5. Consider the many ways development in your post-college life is likely to be formed by these advances. You will look at four crucial aspects in this prospective view: work, relationships and family, society, and spirituality. You will identify the personal implications of these explorations, and will write a second major paper on this subject, with an eye to answering the question, "How will you carry out the lifelong commitments you envision as you discern your vocation?"

As to our class discussions on media, the majority will be focused on video

  1. Electronic simulations, and video games in particular, typically produce a high degree of pleasure, and as a result, rapid advances in the ability to understand and control an environment.
  2. Young people today–the first generation to be immersed in electronic games–view “learning in a totally different way,” says game guru Will Wright. You “treat the world as a place for creativity, community, self-esteem and problem-solving, not consumption. This is the true impact video games will have on our culture” (p. 111, 2006).
  3. New software can make manipulation of virtual environments more affordable, and often more effective, than is possible in vivo. This is especially true for educational topics. Exploring the virtual Plains of the Serengheti as a virtual Maasai hunter-gatherer is far superior to reading a pictorial essay on Africa. Examples of other arenas are psychotherapy, emergency planning, and business ethics.

Although the degree of motivation developed by most video games is well documented, the great majority of these games still promote unacceptable values: aggressiveness, intense competitiveness and sexual brutality. The authors of textbooks on game design regularly excoriate their colleagues for failing to address this deleterious tendency. As a result, new products are attempting to achieve more responsible goals, such as helping fourth-graders to develop a sense of empathy for others, and motivating seniors to exercise their aging brains so they can stave off senility.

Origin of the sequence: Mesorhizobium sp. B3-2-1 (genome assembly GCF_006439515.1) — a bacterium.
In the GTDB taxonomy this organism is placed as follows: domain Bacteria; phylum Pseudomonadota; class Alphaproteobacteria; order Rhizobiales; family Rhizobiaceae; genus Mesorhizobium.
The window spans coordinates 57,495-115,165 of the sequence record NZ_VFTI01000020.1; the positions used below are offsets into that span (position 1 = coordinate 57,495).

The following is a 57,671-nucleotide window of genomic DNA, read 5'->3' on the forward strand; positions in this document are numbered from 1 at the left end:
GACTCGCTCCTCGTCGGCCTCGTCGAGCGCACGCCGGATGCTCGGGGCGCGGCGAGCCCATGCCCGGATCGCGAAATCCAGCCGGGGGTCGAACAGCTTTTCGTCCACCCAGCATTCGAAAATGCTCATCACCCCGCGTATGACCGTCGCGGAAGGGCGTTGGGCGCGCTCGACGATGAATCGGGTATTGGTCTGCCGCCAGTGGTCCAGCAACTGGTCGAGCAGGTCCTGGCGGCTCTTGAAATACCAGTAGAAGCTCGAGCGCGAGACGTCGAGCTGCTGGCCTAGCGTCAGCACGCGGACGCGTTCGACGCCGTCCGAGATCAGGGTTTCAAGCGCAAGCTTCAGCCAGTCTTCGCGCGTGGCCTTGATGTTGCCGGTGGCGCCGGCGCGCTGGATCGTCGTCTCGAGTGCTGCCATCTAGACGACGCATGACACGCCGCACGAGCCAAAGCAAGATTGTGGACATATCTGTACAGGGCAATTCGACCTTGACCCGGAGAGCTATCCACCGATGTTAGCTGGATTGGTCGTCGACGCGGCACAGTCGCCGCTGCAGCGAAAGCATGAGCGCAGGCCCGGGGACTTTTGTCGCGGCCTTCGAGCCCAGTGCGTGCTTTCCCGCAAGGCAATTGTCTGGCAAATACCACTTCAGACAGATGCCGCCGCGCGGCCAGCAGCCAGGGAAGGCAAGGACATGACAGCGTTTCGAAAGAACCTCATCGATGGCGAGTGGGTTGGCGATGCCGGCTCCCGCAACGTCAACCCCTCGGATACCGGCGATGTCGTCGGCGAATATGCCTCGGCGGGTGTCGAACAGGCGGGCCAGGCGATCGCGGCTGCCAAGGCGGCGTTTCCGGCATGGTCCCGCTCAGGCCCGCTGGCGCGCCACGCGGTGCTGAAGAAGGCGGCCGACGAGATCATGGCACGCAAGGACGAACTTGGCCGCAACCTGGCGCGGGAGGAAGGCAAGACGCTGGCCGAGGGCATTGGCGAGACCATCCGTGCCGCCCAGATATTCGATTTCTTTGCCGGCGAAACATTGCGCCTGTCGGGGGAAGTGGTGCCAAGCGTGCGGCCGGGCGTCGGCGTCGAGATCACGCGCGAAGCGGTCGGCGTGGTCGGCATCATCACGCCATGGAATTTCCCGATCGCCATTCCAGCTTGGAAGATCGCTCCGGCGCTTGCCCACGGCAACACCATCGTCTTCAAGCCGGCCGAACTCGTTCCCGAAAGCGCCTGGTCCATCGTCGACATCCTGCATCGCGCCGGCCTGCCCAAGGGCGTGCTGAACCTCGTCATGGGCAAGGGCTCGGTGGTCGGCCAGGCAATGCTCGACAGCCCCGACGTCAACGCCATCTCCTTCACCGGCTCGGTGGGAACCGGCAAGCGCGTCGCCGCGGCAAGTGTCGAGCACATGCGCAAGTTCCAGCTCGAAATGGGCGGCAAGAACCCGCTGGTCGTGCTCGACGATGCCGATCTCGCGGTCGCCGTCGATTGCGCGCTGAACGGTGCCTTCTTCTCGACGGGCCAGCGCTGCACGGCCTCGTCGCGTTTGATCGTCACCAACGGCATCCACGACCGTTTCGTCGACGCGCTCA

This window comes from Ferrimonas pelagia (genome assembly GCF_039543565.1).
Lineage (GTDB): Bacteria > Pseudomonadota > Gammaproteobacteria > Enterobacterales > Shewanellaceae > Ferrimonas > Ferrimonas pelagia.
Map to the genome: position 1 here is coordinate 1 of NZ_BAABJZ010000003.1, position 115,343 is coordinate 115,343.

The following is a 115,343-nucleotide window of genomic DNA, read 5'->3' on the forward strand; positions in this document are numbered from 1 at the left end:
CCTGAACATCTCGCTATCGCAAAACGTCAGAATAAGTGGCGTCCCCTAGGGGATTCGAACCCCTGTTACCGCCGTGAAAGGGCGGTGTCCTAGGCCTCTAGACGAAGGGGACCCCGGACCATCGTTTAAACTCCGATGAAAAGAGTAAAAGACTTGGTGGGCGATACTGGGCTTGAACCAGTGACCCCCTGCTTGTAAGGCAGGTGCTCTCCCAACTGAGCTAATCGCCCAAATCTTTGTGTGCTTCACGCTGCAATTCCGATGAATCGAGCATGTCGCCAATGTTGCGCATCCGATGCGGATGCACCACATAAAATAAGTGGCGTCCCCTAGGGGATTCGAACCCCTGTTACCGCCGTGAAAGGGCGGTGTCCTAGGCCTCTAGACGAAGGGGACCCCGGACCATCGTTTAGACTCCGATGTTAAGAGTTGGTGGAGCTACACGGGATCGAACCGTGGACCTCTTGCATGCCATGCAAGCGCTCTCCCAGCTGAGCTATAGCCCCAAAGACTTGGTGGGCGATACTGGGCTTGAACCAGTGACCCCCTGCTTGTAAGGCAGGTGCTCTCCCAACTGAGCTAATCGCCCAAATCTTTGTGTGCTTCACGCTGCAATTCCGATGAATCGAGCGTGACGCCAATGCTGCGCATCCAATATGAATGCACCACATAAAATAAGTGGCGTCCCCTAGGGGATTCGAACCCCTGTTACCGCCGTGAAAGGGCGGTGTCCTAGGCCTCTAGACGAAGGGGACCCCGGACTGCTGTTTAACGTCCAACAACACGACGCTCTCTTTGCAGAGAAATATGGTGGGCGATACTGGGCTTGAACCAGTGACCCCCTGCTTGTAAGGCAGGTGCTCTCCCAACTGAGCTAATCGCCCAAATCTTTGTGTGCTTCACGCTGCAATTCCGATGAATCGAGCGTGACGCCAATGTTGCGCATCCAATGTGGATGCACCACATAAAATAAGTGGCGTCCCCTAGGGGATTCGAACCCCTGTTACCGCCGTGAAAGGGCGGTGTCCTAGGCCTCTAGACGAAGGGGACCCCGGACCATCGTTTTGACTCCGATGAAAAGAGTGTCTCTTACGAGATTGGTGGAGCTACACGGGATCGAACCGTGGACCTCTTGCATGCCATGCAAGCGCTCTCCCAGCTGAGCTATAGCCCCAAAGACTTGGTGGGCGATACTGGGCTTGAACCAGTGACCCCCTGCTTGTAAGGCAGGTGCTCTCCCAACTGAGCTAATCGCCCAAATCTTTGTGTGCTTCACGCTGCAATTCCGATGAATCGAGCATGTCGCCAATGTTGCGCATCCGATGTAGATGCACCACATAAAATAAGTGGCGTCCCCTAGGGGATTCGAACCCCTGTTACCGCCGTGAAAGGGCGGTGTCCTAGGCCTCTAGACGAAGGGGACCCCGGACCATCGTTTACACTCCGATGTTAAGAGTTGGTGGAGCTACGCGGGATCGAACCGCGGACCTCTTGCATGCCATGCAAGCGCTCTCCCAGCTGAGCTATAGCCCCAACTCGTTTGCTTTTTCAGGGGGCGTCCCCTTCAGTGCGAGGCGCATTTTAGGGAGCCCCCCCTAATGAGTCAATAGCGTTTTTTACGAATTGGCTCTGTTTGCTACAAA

Hence, the third assignment for this course is to complete a socially useful game design. You will produce the details and, if possible, a sample of the game. Texts, lectures, and class discussion will provide you with help in preparing this paper. Your game should, in some way, reflect what you are learning about yourself in this course. Proposals for joint projects will be allowed, but grading will be commensurate.


Your two personal papers and your game proposal will each account for 25% of your grade. Quality, not quantity, of class participation will determine the remaining 25%.